China is set to dominate Africa‘s foreign direct investment (FDI) landscape during the next decade and is in the process of diversifying its investments away from mining and infrastructure to service industries, including scientific research and technology services, transport, warehousing and postal services.
The Covid-19 pandemic had a significant impact on FDI in Africa, as flows to the continent nosedived by 16% to $40bn in 2020, from $47bn in 2019, according to the UN Conference on Trade and Development (UNCTAD). Greenfield project announcements – a measure of investor sentiment and future FDI trends – dropped by 62% to $29bn in 2020, from $77bn in 2019. International project finance announcements – especially relevant for large infrastructure projects – plummeted by 74% to $32bn.
FDI inflows to North Africa contracted by 25% to $10bn during 2020, down from $14bn in 2019, while inflows into sub-Saharan Africa plummeted by 12% to $30bn. Senegal was among the few economies on the continent that received higher inflows in 2020, with a 39% jump to $1.5bn, owing to investments in the energy sector. Foreign investment in Africa directed towards sectors related to the UN’s Sustainable Development Goals fell considerably in almost all sectors in 2020. Renewable energy was an outlier, with international project finance deals surging by 28% to $11bn, up from $9.1bn in 2019. Africa’s share in the FDI inflows of developing economies declined from 6.3% to 5.9% in 2020.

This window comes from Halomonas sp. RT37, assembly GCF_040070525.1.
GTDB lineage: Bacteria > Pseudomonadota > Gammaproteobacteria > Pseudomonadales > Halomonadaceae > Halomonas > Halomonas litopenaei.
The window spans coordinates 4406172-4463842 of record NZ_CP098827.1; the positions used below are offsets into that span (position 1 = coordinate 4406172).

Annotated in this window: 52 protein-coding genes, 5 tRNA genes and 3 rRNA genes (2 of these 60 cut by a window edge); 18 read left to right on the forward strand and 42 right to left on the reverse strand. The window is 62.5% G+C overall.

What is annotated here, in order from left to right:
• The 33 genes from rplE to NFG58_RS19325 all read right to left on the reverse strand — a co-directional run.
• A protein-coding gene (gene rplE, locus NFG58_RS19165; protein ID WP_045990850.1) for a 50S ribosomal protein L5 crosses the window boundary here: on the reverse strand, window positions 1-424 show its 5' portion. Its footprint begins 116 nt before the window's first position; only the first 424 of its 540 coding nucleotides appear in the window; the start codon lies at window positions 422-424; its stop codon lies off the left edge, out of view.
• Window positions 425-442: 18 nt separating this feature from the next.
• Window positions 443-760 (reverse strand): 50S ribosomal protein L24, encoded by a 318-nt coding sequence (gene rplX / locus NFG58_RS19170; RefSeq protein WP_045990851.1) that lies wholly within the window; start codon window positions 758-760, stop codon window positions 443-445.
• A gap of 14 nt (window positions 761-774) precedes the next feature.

Africa’s FDI inflows are expected to rebound in 2022, but the new Omicron variant of Covid-19 is complicating the recovery. The African Development Bank had to postpone its Africa Investment Forum in Abidjan in Côte d’Ivoire at the start of December – it is the continent’s premier investment conference and $110bn of projects were expected to be discussed. According to a GlobalData forecast, in 2022 South Africa will have the most greenfield FDI projects in Africa at 104 (compared with 107 in 2021), followed by Kenya at 97 (93), Morocco at 78 (81), Egypt at 70 (65) and Nigeria at 65 (60).
In terms of the stock of FDI in Africa, in 2019 the Netherlands was the continent’s biggest investor (with an FDI stock of $67bn), followed by the UK ($66bn), France ($65bn) and China ($44bn), according to UNCTAD. The US was in fifth place at $43bn – in terms of FDI stock, China first became a bigger investor in Africa than the US in 2014.